Serve. Top each bowl with a swirl of yogurt and a generous sprinkling of parsley or cilantro. Squeeze a lemon wedge over top.

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caught up

Hello, 2016. It’s going to be a good year, I’m convinced of it.

I was in DC for New Years with my friends Nachama and Ilana. It was a chill weekend – we saw Kiss Me Kate at the Shakespeare Theater (free tickets!): nothing like a little musical (blatant misogyny aside) to get the year started right. We went to synagogue (!!), something I’d like to do a teeny bit more of going forward, and walked a lot and ate a lot and caught up a lot.

salmon farro grain bowl

Based on this photo, you might think I’m starting the year off with a cliche: a healthy looking grain bowl as an antidote for holiday gluttony. But I’m posting it on behalf of Nachama who asked for help with easy lunch ideas for her microwave-free office. Even though I sent her a few articles on mix-and-match grain bowls (here, here, and here), she asked for more specific instruction.

So, here’s one of the first lunches of 2016. If you’re going to buy pre-washed greens (arugula, baby kale, etc.), find some that are in plastic clamshell boxes rather than bags – in my experience, they tend to last longer.  I make a batch of grains to last a few days, and they’re even better if you drizzle them with a little olive oil and lemon juice for . Sometimes I even cut up two days worth of veggies to make salad assembly easy. One thing I left off this bowl was crunch – mostly because I forgot, but on other days, I’ve toasted a bunch of pumpkin seeds to throw on top.

Roasted salmon for one

Adapted from the New York Times’ recipe for salmon roasted in butter. This is a versatile recipe – Mark Bittman suggests making it with butter and dill or parsley, olive oil and thyme, or peanut oil and cilantro or mint. I didn’t have any fresh herbs, so chose to use some mustard seeds to go with a mustard vinaigrette. I adapted the recipe for a single small fillet of wild salmon, but I’ve also made this recipe in a larger skillet for several pieces or one large piece – you may just need an extra minute on each side.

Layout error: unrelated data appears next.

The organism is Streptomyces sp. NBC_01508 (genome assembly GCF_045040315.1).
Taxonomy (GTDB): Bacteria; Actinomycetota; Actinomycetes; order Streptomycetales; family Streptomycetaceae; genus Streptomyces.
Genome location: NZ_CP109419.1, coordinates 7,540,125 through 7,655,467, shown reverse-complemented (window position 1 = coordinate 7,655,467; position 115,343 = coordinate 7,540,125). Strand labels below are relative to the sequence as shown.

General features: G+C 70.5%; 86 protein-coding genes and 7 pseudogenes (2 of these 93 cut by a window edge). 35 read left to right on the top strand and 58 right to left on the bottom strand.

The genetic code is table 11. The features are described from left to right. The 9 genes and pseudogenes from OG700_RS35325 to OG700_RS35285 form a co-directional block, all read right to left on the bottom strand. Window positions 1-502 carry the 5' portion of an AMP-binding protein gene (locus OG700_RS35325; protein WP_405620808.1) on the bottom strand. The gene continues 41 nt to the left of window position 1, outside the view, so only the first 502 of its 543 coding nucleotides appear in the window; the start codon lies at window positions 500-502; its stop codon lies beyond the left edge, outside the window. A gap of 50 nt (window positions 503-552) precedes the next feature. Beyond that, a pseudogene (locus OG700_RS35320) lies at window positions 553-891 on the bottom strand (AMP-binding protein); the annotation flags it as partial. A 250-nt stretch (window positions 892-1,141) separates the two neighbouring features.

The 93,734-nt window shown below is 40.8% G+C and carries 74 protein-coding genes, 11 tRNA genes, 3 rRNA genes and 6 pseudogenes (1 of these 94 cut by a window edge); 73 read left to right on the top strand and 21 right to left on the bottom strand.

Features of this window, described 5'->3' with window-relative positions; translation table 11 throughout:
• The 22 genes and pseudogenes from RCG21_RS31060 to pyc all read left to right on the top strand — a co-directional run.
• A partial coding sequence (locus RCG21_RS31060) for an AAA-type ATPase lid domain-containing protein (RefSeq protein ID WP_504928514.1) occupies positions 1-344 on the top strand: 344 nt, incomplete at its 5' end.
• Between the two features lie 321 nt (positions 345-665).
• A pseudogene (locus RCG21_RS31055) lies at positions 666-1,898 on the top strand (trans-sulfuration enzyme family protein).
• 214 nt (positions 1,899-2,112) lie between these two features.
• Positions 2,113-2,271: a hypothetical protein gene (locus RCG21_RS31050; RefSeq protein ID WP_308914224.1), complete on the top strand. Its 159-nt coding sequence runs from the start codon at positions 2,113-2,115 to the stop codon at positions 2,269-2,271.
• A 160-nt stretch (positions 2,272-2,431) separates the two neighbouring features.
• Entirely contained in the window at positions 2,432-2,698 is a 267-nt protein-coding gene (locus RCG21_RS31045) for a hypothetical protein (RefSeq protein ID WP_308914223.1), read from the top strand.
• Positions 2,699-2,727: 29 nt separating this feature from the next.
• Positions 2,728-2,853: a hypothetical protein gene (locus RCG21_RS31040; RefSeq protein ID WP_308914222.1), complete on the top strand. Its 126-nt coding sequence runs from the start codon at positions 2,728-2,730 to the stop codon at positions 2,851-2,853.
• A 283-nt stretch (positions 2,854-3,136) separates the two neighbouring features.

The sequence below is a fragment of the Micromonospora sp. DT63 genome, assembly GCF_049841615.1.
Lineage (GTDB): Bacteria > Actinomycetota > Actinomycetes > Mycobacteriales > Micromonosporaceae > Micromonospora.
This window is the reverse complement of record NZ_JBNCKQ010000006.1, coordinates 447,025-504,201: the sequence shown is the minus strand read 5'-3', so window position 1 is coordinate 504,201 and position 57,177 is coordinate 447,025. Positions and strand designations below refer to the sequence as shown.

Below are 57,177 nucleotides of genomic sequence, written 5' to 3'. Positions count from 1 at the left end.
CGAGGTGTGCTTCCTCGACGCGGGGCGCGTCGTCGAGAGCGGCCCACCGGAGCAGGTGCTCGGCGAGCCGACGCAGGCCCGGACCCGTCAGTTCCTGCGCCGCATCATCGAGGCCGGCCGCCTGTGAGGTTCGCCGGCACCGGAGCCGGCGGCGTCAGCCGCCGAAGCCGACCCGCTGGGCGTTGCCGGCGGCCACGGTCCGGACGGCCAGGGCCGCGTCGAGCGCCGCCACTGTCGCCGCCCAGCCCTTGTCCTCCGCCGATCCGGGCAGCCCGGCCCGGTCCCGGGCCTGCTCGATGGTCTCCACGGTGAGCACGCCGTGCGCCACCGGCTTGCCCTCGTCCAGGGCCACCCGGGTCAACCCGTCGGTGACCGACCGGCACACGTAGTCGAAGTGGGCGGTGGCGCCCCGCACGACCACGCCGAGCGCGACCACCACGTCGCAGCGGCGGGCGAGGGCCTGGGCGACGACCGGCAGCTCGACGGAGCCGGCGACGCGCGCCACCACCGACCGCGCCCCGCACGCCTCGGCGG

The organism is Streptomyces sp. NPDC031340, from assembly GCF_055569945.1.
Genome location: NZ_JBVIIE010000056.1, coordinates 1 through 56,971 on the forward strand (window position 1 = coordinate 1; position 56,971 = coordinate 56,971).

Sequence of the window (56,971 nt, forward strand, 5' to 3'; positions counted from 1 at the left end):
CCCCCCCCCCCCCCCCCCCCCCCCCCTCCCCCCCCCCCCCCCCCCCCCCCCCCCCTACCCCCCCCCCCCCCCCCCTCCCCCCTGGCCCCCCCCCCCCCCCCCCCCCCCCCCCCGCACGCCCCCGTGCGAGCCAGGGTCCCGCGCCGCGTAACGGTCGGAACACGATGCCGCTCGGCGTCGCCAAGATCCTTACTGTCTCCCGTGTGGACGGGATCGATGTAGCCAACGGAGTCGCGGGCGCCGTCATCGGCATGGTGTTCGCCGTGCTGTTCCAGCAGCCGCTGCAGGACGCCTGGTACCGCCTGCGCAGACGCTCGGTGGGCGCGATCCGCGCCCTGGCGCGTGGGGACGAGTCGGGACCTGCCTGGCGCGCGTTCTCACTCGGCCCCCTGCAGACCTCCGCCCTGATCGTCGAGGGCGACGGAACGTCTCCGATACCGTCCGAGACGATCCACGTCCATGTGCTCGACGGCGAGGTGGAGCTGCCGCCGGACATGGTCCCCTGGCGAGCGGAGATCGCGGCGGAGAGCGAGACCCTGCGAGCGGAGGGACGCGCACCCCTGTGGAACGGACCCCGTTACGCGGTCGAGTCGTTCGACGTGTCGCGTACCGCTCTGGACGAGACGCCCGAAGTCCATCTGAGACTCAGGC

Heat oven to 450ºF. Place 2 teaspoons olive oil and 1/4 teaspoon mustard seeds in a roasting pan or skillet just large enough to fit your salmon and place it in the oven. Heat about 5 minutes, until seeds start to pop. Add a 5- or 6-ounce piece of salmon to the pan, skin side up. Roast 3 minutes. Remove from the oven, then peel the skin off. (If the skin does not lift right off, cook 1 minute longer.) Sprinkle with salt and pepper and turn the fillet over. Sprinkle with salt and pepper again. Roast 2 to 3 minutes more, depending on the thickness of the fillet and the degree of doneness you prefer.

oven-roasted salmon

Salmon freekeh grain bowl

There are infinite variations on grain bowls and I typically grab whatever I have in the fridge and pantry. For the first grain bowl of 2016, I topped 2 handfuls of arugula with 1 Persian cucumber (cubed), 3 radishes (thinly sliced), 1/3 cup freekeh (cooked in a pressure cooker), and a fillet of salmon. Then I drizzled the whole thing with a few tablespoons of mustard vinaigrette (1/2 t whole grain dijon mustard, 2 T red wine vinegar, 1/4 C olive oil, salt, and pepper). I work from home these days, but you can keep a jar of the vinaigrette in the fridge at work – it should be enough for about three salads.